What IBM’s Recent $3M Investment in IoT Means for You and Me

December 4, 2015
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Recently, IBM—the technology powerhouse—announced to the public that it will be making a brand new “Internet of Things” product. They plan to pour over $3 billion into the project over a four year period. The core idea of this “Internet of Things” is to create a network of data in virtually everything to improve operational efficiency.

Recently, IBM—the technology powerhouse—announced to the public that it will be making a brand new “Internet of Things” product. They plan to pour over $3 billion into the project over a four year period. The core idea of this “Internet of Things” is to create a network of data in virtually everything to improve operational efficiency.

Initially, IBM will put more than $1 billion into the device in order kickstart the effort and it plans to task many of its existing employees and technologies with building it. This seems to be the theme of IBM’s approach to emerging tech—throwing everything they have at it until they’ve reached a marketable solution.

But what does this new “Internet of Things” mean for ordinary citizens? Will we soon be sending text messages via our kitchen appliances and seeing mobile learning reach a point that perhaps that we haven’t even considered? Here’s what IBM’s investment in IoT means for you and me:

1. More Integration

With the advent of an interconnected medium for all of our devices, we will experience cross-platform integration and communication. Think about areas like leadership skill training or learning and big data, now think about the implications of these two seemingly separate topics are integrated, Your refrigerator might talk with your thermostat to know how to adjust its temperature settings, for example.

2. More Work

Feel overworked as it is? With the IoT, roles such as virtual assistants are becoming more and more popular, leading to a 24/7 global commerce phenomenon. Work might creep into more of our time, even while we are supposed to be sleeping or resting.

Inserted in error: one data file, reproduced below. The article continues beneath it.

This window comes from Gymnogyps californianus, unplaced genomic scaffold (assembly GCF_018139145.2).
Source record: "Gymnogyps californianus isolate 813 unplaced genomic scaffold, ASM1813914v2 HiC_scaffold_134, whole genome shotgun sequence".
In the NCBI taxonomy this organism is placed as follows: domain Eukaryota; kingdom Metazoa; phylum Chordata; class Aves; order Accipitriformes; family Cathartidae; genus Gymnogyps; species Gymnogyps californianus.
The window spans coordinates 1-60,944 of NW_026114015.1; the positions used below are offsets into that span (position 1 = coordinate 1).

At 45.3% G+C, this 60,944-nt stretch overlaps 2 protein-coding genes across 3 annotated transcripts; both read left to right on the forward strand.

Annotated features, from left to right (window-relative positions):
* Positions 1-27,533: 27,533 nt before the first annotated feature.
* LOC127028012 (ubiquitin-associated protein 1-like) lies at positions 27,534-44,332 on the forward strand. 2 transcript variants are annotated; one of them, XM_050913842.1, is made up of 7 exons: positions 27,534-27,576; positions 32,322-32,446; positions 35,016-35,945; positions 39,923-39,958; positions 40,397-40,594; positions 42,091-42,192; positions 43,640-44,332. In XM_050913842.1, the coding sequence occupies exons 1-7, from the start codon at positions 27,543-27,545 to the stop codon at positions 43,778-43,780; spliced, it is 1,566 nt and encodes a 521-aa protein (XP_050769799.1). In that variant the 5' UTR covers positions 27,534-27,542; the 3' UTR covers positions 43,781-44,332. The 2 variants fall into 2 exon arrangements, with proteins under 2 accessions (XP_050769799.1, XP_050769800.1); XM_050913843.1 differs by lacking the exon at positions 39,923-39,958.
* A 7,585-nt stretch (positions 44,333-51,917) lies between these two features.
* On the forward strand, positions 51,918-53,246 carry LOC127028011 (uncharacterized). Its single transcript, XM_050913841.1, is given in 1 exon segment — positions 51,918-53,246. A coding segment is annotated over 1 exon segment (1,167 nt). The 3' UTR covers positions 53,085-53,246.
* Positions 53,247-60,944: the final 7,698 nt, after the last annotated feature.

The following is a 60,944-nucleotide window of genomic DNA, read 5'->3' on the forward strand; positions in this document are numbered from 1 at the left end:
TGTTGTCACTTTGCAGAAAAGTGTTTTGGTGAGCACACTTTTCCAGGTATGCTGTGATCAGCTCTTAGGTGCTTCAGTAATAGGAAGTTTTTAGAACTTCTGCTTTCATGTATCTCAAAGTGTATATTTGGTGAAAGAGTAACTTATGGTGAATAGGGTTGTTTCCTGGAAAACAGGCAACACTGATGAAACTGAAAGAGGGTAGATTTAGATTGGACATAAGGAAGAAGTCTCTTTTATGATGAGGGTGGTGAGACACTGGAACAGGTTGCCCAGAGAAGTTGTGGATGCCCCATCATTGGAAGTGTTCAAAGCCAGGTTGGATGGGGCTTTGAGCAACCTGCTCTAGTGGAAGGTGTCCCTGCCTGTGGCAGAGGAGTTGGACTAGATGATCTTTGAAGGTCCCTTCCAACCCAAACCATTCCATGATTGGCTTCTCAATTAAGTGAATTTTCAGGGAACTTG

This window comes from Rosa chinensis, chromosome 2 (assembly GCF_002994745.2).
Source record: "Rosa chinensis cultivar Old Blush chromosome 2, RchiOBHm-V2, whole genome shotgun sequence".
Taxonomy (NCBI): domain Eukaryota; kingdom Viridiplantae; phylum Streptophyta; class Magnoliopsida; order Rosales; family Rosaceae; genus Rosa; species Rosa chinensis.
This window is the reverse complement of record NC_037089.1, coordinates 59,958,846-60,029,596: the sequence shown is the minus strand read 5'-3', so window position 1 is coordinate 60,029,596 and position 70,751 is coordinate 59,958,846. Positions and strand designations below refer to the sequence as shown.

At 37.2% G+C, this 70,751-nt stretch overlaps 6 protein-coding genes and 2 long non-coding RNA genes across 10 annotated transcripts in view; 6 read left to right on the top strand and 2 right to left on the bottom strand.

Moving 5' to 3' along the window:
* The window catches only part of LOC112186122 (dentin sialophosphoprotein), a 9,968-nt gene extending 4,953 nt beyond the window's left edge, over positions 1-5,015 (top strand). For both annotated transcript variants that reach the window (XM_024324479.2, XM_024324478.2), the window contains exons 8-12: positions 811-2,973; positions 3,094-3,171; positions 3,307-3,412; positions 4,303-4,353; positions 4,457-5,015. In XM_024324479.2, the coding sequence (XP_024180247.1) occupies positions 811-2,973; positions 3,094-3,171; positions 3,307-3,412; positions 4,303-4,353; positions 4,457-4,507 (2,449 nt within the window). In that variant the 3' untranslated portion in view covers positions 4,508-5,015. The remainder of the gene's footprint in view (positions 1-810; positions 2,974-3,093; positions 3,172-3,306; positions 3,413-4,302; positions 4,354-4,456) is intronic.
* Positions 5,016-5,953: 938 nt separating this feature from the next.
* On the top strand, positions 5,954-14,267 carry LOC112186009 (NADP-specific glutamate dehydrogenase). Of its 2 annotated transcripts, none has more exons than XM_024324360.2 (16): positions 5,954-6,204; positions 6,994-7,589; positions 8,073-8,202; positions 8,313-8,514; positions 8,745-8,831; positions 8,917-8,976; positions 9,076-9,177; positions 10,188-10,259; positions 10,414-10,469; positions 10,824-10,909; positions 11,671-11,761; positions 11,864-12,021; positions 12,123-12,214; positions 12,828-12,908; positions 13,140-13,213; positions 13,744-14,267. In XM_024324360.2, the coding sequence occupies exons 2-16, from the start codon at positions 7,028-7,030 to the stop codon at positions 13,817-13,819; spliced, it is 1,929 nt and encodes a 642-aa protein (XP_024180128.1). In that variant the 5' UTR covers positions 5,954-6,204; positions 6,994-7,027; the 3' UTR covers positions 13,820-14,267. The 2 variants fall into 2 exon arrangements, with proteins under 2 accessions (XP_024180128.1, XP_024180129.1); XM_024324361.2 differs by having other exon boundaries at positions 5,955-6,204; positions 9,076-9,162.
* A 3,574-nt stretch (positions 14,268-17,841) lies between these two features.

3. More Efficiency

The availability of large data sets will lend itself to creating more efficient technologies and systems. For instance, take the new Windows 10 update hitting users and companies in August. It’s new applications, such as the brand new web browser, Microsoft Edge, will be more efficient with web searches for its users. In addition, this could be a great thing for greener energy moving forward. The automobile industry would stand to benefit, meaning potential discounts for everyday car drivers.

4. Less Privacy

If devices of every kind begin to transmit data about our location, it could lead to more cyber spying by governments and corporations. Of course, it could also be dangerous for younger generations who aren’t aware of online threats.

5. More Security

Even with potential privacy concerns, it would seem that home digital security would be improved drastically by the IoT. The ability for different security devices to communicate with each other could provide more coverage around your home. Take a step outside your home and into your business. Consider your investment on your company’s payroll software, protected passwords and other sensitive data.

While some of these realities may seem far off, it is very possible that in the near future we will experience a paradigm shift in the way we connect and communicate with each other. In fact, IBM has already partnered with a B2B team within The Weather Company to bring sensors to drones, smartphones, and aircraft of all kind.

IBM has said publicly that partnerships are the core of their plan to remain on the forefront of the technological revolution. In fact, a big move to the cloud is in the works for IBM, meaning their data will be safe from potential foreign cyber attacks as well as providing unique analytics opportunities.